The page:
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CFPB Proposes Banning NSF Fees on Declined Real-Time Payments

The Consumer Financial Protection Bureau proposed a new rule to prevent banks and other financial institutions from charging non-sufficient funds fees on transactions declined in real time.

Under the proposed rule, financial institutions would be prohibited from charging NSF fees on transactions such as declined debit card purchases, ATM withdrawals and some peer-to-peer payments, the CFPB said in a Wednesday (Jan. 24) press release.

“Over the years, large banks and their consultants have concocted new junk fees for fake services that cost almost nothing to deliver,” CFPB Director Rohit Chopra said in the release. “Banks should be competing to provide better products at lower costs, not innovating to impose extra fees for no value.”

The CFPB’s proposed rule covers banks, credit unions and certain peer-to-peer payment companies, according to the release.

Currently, when a consumer attempts a payment but lacks sufficient funds, the financial institution either allows the transaction to go through with an overdraft loan and charges a fee, or declines the transaction due to insufficient funds and charges a fee for checks or electronic authorizations, the release said.

Fees are rarely charged for transactions declined in real time at the swipe, tap or click, per the release.

The proposed rule recognizes that as technology advances, financial institutions may have the capability to decline more transactions in real time, according to the release. Therefore, it aims to prevent the imposition of these fees, which can occur for reasons beyond the consumer’s control.

“The CFPB will continue to rid the market of junk fees today and prevent new junk fees from emerging in the future,” Chopra said in the release.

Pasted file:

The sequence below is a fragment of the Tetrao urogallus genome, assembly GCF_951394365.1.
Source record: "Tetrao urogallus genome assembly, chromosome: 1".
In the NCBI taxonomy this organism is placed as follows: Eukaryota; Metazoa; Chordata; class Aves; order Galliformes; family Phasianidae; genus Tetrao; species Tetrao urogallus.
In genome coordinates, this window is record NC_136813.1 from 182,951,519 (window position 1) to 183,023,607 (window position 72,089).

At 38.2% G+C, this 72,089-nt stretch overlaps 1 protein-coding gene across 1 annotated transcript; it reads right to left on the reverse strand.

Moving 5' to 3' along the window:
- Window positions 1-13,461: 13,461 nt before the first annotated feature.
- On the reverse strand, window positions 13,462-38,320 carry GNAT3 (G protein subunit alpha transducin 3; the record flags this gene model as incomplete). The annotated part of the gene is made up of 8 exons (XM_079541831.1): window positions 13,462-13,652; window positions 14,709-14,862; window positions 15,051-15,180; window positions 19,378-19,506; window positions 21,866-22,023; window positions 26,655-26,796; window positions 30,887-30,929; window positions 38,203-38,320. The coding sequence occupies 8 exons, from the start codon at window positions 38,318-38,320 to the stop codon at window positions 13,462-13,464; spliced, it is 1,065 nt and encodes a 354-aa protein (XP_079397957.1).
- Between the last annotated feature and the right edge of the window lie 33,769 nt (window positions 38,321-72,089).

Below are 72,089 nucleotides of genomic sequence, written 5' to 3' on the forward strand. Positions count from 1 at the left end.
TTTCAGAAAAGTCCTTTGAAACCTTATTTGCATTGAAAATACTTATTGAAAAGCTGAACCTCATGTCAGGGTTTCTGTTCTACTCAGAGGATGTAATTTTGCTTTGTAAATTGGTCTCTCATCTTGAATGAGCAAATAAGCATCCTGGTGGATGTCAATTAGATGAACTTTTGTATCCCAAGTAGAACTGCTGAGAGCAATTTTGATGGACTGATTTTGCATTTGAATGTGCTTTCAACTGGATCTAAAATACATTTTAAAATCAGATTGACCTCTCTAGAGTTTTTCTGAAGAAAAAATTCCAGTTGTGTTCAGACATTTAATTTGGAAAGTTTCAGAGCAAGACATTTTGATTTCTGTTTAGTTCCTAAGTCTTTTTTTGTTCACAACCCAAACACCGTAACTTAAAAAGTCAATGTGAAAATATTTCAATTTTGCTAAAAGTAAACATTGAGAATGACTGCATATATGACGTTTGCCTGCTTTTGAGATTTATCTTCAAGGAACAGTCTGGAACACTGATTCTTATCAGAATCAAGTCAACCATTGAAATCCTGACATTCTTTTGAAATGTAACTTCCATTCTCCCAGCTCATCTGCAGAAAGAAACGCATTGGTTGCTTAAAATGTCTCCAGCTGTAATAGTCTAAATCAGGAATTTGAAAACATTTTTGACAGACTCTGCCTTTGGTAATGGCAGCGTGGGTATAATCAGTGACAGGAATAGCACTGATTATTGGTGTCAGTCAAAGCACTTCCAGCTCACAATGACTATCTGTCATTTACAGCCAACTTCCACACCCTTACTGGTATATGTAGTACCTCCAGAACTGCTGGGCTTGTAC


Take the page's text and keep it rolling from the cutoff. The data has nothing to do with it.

The deadline for comments on the proposed rule is March 25, per the release.

The announcement of this proposed rule comes a week after the CFPB issued a proposal to limit the overdraft fees banks can charge customers. That proposal would apply to banks with more than $10 billion in assets — a group that covers the 175 largest financial institutions in the United States — and would cap fees at $3.

The proposed rule on overdraft fees has drawn opposition from banking organizations. Lindsey Johnson, the president of the Consumer Bankers Association, told The Washington Post, “We don’t believe it is something that needs to be regulated or legislated.

Johnson also noted CFPB’s proposed ban on NSF fees deviates from the agency’s past disclosures.

“The CFPB’s proposed rule is a marked departure from the agency’s previous disclosures about the rulemaking, in that the proposal would only impact transactions that are declined ‘instantaneously or near-instantaneously.’ It would explicitly not cover check and ACH transactions,” Johnson said, according to a statement email to PYMNTS. “Accordingly, we will work with our members to understand what, if any, business practices would actually be impacted by the Bureau’s rulemaking.”